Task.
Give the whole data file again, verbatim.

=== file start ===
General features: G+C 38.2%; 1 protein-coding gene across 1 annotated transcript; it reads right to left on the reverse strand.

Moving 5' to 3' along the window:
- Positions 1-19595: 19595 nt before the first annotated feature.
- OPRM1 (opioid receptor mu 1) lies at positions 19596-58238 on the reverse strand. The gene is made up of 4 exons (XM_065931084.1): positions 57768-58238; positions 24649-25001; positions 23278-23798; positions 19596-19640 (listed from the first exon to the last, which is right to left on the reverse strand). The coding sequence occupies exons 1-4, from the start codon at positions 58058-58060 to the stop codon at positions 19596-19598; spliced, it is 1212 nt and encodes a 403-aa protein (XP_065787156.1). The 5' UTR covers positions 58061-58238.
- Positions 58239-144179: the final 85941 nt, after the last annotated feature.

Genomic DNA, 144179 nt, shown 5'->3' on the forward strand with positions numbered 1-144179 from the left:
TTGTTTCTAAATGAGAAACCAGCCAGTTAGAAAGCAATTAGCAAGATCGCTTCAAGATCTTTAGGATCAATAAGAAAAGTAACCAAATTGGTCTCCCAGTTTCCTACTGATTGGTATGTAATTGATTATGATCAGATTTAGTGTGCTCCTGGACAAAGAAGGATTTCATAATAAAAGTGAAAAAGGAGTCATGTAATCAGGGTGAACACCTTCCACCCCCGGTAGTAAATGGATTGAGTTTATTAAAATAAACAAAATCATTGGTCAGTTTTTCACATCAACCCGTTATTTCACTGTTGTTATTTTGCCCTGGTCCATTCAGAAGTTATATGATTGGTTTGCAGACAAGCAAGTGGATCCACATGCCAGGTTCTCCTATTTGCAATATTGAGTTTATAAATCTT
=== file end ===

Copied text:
General features: G+C 38.2%; 1 protein-coding gene across 1 annotated transcript; it reads right to left on the reverse strand.

Moving 5' to 3' along the window:
- Positions 1-19595: 19595 nt before the first annotated feature.
- OPRM1 (opioid receptor mu 1) lies at positions 19596-58238 on the reverse strand. The gene is made up of 4 exons (XM_065931084.1): positions 57768-58238; positions 24649-25001; positions 23278-23798; positions 19596-19640 (listed from the first exon to the last, which is right to left on the reverse strand). The coding sequence occupies exons 1-4, from the start codon at positions 58058-58060 to the stop codon at positions 19596-19598; spliced, it is 1212 nt and encodes a 403-aa protein (XP_065787156.1). The 5' UTR covers positions 58061-58238.
- Positions 58239-144179: the final 85941 nt, after the last annotated feature.

Genomic DNA, 144179 nt, shown 5'->3' on the forward strand with positions numbered 1-144179 from the left:
TTGTTTCTAAATGAGAAACCAGCCAGTTAGAAAGCAATTAGCAAGATCGCTTCAAGATCTTTAGGATCAATAAGAAAAGTAACCAAATTGGTCTCCCAGTTTCCTACTGATTGGTATGTAATTGATTATGATCAGATTTAGTGTGCTCCTGGACAAAGAAGGATTTCATAATAAAAGTGAAAAAGGAGTCATGTAATCAGGGTGAACACCTTCCACCCCCGGTAGTAAATGGATTGAGTTTATTAAAATAAACAAAATCATTGGTCAGTTTTTCACATCAACCCGTTATTTCACTGTTGTTATTTTGCCCTGGTCCATTCAGAAGTTATATGATTGGTTTGCAGACAAGCAAGTGGATCCACATGCCAGGTTCTCCTATTTGCAATATTGAGTTTATAAATCTT